Image: Aleksey Malinovski (Unsplash)

The insurgency in Northern Mozambique is a source of instability, not only for the already fragile nation, but it also poses a threat to the whole of Southern African Development Community (SADC). This security threat requires a coordinated and timely response from Mozambique and her allies.

The violence thus far has been largely contained to the Northern Cabo Delgado province of Mozambique and it is estimated that about 700 civilians have been killed and over 250 000 people have lost their homes since 2017. The most recent atrocity is the murder of 52 villagers of Xitaxi in April 2020. In fact, the data provided by the U.S. based Armed Conflict Location and Event Data Project indicates that in the first four months of 2020, incidents of violence in Cabo Delgado had increased by 300% when compared to the same period in 2019.

Unfortunately, violence is not an anomaly for Mozambique. The country suffered during a brutal 16-year civil war, spanning from 1977 to 1992, following Mozambique’s independence from Portugal in 1975. In the aftermath, the Mozambique Liberation Front (FRELIMO) emerged as the dominant political party in Mozambique with the Mozambican National Resistance (RENAMO) continuing to engage the former in open conflict until the latter’s relatively peaceful surrender in August 2019. 

In 2011, a massive gas field containing an estimated 425billion cubic meters of gas was discovered off the coast of Cabo Delgado. The IMF expects that the new gas industry to exceed one hundred billion dollars, with the Mozambiquan government earning over five hundred billion dollars in tax revue from the project over the next 30 years. As such, Mozambique is now home to the three largest liquid natural gas (LNG) projects in Africa, namely: the Rovuma LNG project, worth $30 billion, involving ExxonMobil, ENI and the China National Petroleum Corporation (CNPC); the Mozambique LNG project, worth $20 billion and involving Total; and the Coral FLNG project, involving ENI and ExxonMobil, worth $4.7 billion.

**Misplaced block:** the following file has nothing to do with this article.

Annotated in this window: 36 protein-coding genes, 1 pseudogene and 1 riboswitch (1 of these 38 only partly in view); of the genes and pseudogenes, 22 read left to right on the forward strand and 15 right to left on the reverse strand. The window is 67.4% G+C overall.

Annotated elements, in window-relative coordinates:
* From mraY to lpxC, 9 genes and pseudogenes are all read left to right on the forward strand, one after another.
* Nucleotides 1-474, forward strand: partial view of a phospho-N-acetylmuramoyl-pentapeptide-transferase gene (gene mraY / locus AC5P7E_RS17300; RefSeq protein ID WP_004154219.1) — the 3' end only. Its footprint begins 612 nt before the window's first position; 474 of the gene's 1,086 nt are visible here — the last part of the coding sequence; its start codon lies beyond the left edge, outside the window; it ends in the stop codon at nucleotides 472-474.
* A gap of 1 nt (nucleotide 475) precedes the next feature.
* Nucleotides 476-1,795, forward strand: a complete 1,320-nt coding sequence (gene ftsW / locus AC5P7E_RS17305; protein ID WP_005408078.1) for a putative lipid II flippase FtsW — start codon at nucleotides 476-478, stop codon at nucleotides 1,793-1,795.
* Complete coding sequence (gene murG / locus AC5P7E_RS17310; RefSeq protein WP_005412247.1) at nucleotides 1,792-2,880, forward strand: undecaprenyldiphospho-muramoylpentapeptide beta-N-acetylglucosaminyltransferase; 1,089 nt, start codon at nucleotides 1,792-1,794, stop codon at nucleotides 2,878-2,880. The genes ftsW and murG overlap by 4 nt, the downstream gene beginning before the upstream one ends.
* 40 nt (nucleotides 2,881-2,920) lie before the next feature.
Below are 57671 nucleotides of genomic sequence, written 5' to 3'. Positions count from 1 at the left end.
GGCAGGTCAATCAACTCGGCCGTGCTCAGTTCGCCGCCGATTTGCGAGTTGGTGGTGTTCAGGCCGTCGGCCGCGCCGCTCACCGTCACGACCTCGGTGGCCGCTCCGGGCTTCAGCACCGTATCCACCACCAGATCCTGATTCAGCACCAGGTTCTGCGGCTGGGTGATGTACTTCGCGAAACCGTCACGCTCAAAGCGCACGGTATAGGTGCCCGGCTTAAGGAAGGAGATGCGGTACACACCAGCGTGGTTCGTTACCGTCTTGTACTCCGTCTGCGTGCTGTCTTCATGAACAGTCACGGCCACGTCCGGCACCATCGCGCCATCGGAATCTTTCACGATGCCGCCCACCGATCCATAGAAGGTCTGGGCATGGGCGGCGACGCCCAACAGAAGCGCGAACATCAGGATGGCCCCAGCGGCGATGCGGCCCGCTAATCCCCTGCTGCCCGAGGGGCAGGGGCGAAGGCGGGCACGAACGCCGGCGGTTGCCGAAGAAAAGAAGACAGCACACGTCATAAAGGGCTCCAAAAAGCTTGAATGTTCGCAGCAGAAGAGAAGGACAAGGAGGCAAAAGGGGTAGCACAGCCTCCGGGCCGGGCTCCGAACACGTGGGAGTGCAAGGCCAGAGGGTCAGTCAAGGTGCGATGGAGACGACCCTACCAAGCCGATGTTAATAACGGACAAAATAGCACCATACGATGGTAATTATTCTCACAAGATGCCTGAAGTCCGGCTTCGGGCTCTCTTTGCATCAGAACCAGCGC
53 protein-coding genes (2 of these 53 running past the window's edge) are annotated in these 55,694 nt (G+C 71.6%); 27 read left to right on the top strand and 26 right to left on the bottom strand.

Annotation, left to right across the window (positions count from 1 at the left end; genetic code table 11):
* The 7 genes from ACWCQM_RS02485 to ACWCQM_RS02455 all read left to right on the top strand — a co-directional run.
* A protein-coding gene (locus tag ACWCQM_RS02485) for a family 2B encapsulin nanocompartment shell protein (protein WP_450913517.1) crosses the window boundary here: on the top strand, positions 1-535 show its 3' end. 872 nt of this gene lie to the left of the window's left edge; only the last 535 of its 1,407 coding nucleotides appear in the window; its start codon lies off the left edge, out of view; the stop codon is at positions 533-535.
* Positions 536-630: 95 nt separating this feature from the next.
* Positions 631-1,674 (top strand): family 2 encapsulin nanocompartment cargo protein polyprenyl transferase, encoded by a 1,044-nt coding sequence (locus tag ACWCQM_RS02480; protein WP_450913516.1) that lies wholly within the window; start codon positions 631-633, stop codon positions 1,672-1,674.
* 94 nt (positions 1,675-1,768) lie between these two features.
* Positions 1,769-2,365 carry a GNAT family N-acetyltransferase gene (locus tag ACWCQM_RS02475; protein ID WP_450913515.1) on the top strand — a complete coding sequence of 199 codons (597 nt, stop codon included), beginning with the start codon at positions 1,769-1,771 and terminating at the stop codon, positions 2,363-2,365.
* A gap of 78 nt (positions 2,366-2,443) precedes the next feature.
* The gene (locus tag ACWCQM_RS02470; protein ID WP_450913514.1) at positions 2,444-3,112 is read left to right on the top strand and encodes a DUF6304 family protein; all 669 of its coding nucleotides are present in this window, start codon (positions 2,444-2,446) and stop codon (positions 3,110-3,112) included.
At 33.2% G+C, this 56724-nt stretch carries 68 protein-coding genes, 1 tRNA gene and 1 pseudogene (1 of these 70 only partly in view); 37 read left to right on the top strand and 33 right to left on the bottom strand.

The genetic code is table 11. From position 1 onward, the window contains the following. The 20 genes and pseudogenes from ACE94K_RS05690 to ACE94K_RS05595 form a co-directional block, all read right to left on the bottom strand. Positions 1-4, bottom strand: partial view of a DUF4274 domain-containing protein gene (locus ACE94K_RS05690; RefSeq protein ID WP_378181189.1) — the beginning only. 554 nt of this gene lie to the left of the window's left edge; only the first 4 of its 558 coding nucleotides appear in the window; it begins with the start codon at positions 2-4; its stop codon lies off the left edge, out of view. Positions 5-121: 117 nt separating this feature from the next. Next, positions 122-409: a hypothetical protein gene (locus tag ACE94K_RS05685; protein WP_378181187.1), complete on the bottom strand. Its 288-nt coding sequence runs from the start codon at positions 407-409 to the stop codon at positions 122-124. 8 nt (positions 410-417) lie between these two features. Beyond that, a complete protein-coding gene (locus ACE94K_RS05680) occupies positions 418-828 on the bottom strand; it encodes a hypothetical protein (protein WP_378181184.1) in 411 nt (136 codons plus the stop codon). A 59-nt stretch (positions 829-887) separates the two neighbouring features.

Further, due to the ongoing instability in the country and region, and the inability of the Mozambican government to effectively deal with these issues, these energy companies have enlisted the services of private security companies. The two major presences are those of the Russian Wagner group and the South African based Dyck Advisory Group (DAG). The latter has been instrumental in combatting the insurgency, both through ground support and light helicopter gunship air support, thereby filling the gaps in the limited capacity of the Mozambican government’s ability to effectively protect the assets of the before mentioned energy projects. 

On the other side of the conflict, there are multiple actors to band all the groups under the banner of ISIL/ISIS (Islamic State of Iraq and the Levant) which would oversimplify a complex reality. 

Tina Andrade, Mozambique’s representative for Friedrich Ebert Stiftung (FES) explains that the debate is centred around whether the origins of the violent attacks stem from historical religious tensions, as the majority of citizens in the Cabo Delgado province are historically of the Islamic faith, or whether it is due to the socioeconomic issue that the government has failed to address – especially given the wealth being generated from the fledgling energy sector.